It had never occurred to me that my Linux drives weren’t running at their optimal efficiencies—until I ran into the hdparm utility, which set the record straight. If you are searching for ways to eek out as much efficiency as you can from your Linux servers/desktops, then hdparm is exactly what you need.
In this Daily Feature, I will show you a couple of tips for how to use hdparm to gain performance from your old or new hard drives running Linux. Using these tips, you can expand your use of hdparm to cover a number of optimizations.
What does hdparm do?
The hdparm utility provides a command-line interface for various hard disk input/output controls, which are supported by the stock Linux ATA/IDE device driver subsystem. From this utility, you can control DMA support, read-ahead timing, bus state, advanced power management, 32-bit support, and so on.
Be forewarned that this is a very powerful tool. Using it incorrectly can easily trash your disk. Because of this, make sure you read this article carefully, and also check the man page that accompanies hdparm.
Get and install hdparm
The source for hdparm can be found on Ibiblio. The installation is very easy. First, download the tar file into /usr/local/src. As the root user, cd into the /usr/local/src directory and unpack the file with the command:
tar xvzf hdparm-RELEASE.tgz
where RELEASE is the version downloaded. After you’ve run this command, a new directory, hdparm-RELEASE, will be created, where RELEASE is again the downloaded version. Change into this newly created directory and run the following commands:
The above commands will compile and then install the hdparm utility on the system (installing the binary into /sbin).
The first step in learning any Linux command is to learn the proper syntax. With hdparm the syntax is simple:
hdparm [flags] [device]
The above syntax is standard for almost all Linux commands that interact with hardware. The first section, hdparm, is the basic command executable. The next section, [flags], is where any of the hdparm options are added (for a complete listing of flags and options check out the hdparm man page). The final section is where you define the location of your hardware. Remember that Linux hardware is defined in the /dev directory and will look something like /dev/hda, which would be the first partition of a standard IDE hard drive.
First step: Gather your drive information
Fortunately, with the help of hdparm, you no longer have to scramble through your PC’s documentation to get the information you need about your hard drive. The command hdparm -Idc /dev/hda (where hda is the actual location of your drive) will offer results similar to that in Listing A.
As you can see, there's a ton of information to be gleaned from hdparm. At this point, it is possible to start making choices that will bring about the best possible optimization for nearly any hard drive.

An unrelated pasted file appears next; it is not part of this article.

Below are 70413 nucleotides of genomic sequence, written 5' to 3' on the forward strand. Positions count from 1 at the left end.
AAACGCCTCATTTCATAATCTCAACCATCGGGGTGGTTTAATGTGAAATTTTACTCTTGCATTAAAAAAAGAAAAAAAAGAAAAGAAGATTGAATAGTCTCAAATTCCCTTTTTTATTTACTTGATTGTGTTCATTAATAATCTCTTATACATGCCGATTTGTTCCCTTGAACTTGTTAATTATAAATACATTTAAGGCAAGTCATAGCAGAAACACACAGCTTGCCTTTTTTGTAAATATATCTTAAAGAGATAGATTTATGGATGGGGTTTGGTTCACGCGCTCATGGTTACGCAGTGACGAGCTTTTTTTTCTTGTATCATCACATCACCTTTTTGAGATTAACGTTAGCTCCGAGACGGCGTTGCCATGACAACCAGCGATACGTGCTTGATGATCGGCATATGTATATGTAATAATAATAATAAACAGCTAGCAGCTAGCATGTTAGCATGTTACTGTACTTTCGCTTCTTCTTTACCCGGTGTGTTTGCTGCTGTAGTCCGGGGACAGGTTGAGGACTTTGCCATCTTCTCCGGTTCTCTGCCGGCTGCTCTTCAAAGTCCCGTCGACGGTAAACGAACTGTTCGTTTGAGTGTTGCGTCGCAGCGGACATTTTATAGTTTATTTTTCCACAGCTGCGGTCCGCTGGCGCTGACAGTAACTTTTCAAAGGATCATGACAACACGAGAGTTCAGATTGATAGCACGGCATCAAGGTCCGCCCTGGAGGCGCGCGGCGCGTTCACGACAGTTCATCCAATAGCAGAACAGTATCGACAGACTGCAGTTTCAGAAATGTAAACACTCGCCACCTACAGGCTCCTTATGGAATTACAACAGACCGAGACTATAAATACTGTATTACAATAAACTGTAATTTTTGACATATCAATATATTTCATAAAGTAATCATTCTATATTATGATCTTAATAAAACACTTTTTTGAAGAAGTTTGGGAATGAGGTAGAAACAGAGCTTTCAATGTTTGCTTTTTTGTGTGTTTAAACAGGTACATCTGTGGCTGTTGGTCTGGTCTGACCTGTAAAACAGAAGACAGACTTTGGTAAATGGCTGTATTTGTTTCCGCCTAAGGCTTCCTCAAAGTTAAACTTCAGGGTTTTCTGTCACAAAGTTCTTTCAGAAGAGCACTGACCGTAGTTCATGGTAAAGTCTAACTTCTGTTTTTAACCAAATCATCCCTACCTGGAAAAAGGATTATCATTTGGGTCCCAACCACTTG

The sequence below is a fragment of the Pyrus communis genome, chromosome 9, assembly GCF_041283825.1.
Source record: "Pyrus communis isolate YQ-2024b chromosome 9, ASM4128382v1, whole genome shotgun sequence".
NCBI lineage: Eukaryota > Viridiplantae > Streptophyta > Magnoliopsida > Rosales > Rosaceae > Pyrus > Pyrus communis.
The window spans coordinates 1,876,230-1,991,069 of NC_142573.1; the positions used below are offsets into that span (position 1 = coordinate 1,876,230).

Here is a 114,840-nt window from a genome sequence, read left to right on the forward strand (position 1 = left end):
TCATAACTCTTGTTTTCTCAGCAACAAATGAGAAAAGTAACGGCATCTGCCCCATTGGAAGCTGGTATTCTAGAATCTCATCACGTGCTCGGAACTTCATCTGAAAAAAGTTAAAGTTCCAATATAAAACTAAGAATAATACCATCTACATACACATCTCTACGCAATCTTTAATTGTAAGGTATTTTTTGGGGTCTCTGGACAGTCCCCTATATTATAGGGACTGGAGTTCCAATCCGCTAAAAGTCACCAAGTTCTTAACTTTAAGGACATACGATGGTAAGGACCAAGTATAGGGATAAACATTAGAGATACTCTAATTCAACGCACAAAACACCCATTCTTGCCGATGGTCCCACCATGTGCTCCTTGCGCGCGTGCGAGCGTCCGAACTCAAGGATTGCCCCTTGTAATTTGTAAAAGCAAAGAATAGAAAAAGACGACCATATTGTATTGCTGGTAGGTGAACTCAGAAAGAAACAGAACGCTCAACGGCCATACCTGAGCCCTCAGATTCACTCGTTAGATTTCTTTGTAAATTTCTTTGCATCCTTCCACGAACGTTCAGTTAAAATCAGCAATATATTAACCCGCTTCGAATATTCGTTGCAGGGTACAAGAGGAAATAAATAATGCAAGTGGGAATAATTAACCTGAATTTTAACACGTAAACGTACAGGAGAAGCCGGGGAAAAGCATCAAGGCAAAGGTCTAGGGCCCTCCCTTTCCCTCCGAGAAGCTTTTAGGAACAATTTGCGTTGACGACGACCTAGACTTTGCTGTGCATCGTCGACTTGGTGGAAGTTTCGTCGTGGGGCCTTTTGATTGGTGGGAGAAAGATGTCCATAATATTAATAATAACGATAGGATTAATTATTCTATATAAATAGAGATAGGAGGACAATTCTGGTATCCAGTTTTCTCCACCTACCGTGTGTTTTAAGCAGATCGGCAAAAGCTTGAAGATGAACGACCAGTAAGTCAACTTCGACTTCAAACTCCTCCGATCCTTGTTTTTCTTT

Optimize the drive
By examining the output of Listing A, some obvious optimizations can be made. Below is a description of a couple of the best examples for optimizing the test drive.
This option allows the enabling of direct memory access (DMA). DMA allows data on the drive to be transferred from main memory (the drive) to a device (storage, output, printer, etc.) without passing through the CPU. This, obviously, makes data travel quite a bit faster.
Unfortunately, the test drive is showing that it is not currently using DMA. It’s obvious from its size that the drive in question is a newer drive and can therefore utilize DMA. Before I enable DMA on the drive, I am going to use hdparm to test the device read timings. Running the command hdparm -t /dev/hda (with DMA unset) returns this output:
Timing buffered disk reads: 64 MB in 20.96 seconds = 3.03 MB/sec
This is not nearly optimal. In fact, this is quite bad. By enabling DMA with the command hdparm -d 1 /dev/hda, I am sure the output will improve. And it does—considerably. After enabling DMA, the output of hdparm -t /dev/hda looks like this:
Timing buffered disk reads: 64 MB in 6.39 seconds = 10.02 MB/sec
This is a substantial improvement, featuring disk reads that are now over three times faster than they were.
Enable 32-bit support
For some odd reason, the test drive has defaulted to a 16-bit setting. This setting is shown in Listing A as I/O support = 0 (default 16-bit). This will also be a primary factor in slow disk reads. Fortunately, with the help of hdparm, this can be changed.
By using the -c switch, the drive can be set to the more appropriate 32-bit mode. The command to set the first IDE drive to 32 bit would be hdparm -c 1 /dev/hda. Now running the command hdparm -t /dev/hda returns this much more impressive reading:
Timing buffered disk reads: 64 MB in 1.77 seconds = 36.16 MB/sec
An improvement of disk reads that are over 10 times faster than the original reading is certainly worth investing the short amount of time it takes to learn hdparm!
Make the settings permanent
Of course, it is impractical to have to rerun these commands each and every time the machine restarts. In order to avoid this, it is possible to insert a single command such as hdparm -d 1 -c 1 /dev/hda at the end of the /etc/rc.d/rc.local file so that the command will be set at boot.
RTFMP: Read That Fine Man Page
There are a number of other optimizations and configurations to be had with hdparm. Although few will give you the performance increase as the two described above, there are some that will certainly make a difference.
In order to learn all the gory details of hdparm, run the command man hdparm, and a listing of all the switches (and what they do) will appear.
Jack Wallen is an award-winning writer for TechRepublic and Linux.com. He’s an avid promoter of open source and the voice of The Android Expert. For more news about Jack Wallen, visit his website jackwallen.com.